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'I know I will wake up at 2am wondering how to perform'
Monika Baldwa |
February 08, 2003 15:43 IST
Vivek Oberoi's star continues to rise.
Hollywood has come calling, and the actor has been pencilled in for the lead role of the warrior Udaji in the $40 million epic The Invaders.
To be helmed by Oscar-winning director Roland Joffe, the film is set against the first Anglo-Maratha war in the 18th century, and will be shot end of this year. Oberoi will be pitted against a Hollywood actor -- the name is as yet undecided -- who will play the part of James Stuart, the British Captain.
The rising star talks to Rediff.com. Excerpts:
Did The Invaders chose you or you chose The Invaders?
In this case, The Invaders chose me.
How did it happen?
I got a call from the casting team of the film. I arranged for a special screening of my work. They saw my films and enjoyed my work. I am told it is my ability to carry my character throughout the film, and my expressive eyes that did the trick.
One meeting with Roland Joffe, and I was in the film.
I am thrilled to be working with a director of Joffe's calibre. He is extremely talented and meticulous. I have been a big fan of his work. I have received offers to act in international films before, which I have rejected. This role however really excited me.
What is special about this character?
Udaji, the warrior I play, has both an outward and an inner battle. Udaji is not just about his outward battle, as in being bare-bodied, carrying a sword and physically readying for battle. There is an inner battle as well, in his mind, and that conflict is interesting, too. Also, he is virtuous not just by birth but in mind as well. So it is about courage at both levels.
Besides the scale and canvas, I like the visual perspective. Also, the challenge of being able to portray a man in conflict was interesting. I believe I am at a nappy stage in Bollywood, where I can afford to experiment and play with my roles.
Isn't an epic film a risk?
I don't think one should theorise genres. I am bad at numbers and math. Always was!
Some of the biggest blockbusters at the box-office, like Ben Hur have been period films. I think there are just bad films and good films. Period.
Besides, life is a gamble. Like women, life is unpredictable and a huge risk. I can't predict what will run. Lines and genres have begun to blur. Somewhere, we are arriving at a balance in the kind of cinema we are making. Also, the entry of multiplexes is now allowing us to view and make cinema which can appeal to different kinds of audiences. It has allowed us to experiment.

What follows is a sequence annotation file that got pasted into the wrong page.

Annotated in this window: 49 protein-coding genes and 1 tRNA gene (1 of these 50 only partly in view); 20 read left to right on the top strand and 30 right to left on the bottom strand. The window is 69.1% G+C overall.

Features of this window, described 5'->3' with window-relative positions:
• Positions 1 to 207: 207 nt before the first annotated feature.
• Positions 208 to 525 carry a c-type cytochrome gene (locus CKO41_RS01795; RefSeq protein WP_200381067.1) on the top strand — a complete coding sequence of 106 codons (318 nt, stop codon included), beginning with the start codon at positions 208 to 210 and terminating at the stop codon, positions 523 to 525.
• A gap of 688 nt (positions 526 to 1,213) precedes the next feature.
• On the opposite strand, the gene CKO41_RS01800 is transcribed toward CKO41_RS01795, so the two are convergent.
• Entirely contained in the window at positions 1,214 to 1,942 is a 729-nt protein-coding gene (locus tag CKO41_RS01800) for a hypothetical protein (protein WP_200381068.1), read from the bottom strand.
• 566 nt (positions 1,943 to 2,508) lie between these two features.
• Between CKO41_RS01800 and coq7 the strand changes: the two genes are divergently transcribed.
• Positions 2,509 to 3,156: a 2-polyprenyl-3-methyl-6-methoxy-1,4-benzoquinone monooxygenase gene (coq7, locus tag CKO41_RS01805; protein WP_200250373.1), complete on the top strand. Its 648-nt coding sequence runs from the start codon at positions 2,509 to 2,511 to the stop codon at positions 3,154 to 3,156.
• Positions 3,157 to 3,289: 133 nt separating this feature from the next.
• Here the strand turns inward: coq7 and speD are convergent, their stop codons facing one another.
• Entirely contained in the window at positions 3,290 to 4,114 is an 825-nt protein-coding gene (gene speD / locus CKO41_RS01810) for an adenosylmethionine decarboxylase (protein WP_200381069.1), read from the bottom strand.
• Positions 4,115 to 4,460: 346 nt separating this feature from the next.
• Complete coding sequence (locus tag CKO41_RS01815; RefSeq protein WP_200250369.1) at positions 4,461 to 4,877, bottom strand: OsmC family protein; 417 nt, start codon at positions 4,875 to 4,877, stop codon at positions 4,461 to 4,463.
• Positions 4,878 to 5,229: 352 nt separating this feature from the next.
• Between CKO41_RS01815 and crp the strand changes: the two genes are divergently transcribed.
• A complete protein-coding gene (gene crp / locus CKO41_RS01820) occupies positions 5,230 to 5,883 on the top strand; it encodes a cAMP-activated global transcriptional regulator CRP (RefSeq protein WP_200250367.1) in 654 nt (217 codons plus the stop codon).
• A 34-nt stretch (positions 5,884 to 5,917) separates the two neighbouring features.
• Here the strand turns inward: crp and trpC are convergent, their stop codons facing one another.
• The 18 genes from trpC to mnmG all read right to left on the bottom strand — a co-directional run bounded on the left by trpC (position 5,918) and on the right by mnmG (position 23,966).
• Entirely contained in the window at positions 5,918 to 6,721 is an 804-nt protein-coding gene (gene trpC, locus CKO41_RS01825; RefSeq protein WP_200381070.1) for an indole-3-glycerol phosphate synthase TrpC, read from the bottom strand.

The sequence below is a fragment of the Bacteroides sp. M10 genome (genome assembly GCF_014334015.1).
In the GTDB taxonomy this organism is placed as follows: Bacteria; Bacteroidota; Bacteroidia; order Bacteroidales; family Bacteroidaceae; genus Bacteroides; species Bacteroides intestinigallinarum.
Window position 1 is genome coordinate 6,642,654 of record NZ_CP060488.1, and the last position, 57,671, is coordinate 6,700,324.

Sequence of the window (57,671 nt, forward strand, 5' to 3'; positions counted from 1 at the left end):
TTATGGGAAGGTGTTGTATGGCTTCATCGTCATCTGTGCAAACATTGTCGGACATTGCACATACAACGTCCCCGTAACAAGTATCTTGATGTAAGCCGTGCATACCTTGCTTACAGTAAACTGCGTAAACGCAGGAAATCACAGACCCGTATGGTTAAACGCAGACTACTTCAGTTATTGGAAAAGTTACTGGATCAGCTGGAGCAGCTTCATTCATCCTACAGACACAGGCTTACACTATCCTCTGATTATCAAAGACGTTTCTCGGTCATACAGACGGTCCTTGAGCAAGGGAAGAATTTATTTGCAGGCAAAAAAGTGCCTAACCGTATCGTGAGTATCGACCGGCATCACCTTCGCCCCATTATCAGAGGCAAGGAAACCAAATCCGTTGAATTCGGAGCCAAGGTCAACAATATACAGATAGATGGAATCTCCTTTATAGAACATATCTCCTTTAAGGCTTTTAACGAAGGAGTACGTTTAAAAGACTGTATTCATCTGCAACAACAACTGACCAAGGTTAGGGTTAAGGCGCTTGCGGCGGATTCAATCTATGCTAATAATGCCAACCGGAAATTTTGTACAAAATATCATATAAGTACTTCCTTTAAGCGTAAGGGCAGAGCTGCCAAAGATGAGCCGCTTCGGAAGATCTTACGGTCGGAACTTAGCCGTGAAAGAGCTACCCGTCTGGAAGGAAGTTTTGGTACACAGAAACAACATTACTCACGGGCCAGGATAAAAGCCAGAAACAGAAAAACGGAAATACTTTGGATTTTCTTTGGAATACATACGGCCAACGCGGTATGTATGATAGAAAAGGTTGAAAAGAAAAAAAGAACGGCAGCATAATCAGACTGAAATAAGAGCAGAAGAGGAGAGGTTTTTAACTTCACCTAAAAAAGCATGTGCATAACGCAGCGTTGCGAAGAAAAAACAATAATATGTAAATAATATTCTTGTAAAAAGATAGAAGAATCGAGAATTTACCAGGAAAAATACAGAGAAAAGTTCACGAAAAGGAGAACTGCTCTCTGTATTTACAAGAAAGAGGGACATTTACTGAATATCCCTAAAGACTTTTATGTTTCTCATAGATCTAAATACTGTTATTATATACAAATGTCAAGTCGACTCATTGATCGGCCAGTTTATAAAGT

What do you look for when you sign a film?
Three things -- the structure of the film, the role and the conviction of the director. This film spoke to me and I knew the audience would be able to identify with it as well.
The way Roland has visualised it helped me make up my mind about this film. I knew I would wake up at 2 am and wonder how to perform a particular scene.
How have you started preparing for the role?
I haven't started any work on it. But I intend to take eight weeks off to work on it during pre-production. I plan to make an autobiographical sketch of the character, read up all the literature available and travel to the locations where the film will be shot to get a feel of my character.
Like you, other Bollywood stars are being approached by Hollywood -- is India becoming a buzzword?
Everything is global. Why divide it into names Iike Hollywood, Bollywood?
Cinema has begun to speak a global language. India is a part of that change. The atmosphere is conducive right now for Indian actors and films to find an international audience. The opportunity has come calling. It is up to us to prove our mettle.
The fact that a commercial film like Company will be shown at the Berlin Film Festival indicates the exciting stage that Indian cinema is at.
After being launched in a two-hero project, you had two solo starrers -- Dum and Saathiya. Was it planned that way?
I wish it was. But honestly, I have never planned anything in my life. I think it just happened.
Many asked my dad to launch me in a film with a lot of dance, song and action. But I don't think films are meant to be a launch pad.
One has to fit into a character, the director's vision and perform. If you are good, you will be noticed anyway. So how does it matter how many people you share the frame with? So the bit about moving from multi starrers to solo starrers is not conscious.
I don't have a magic formula yet.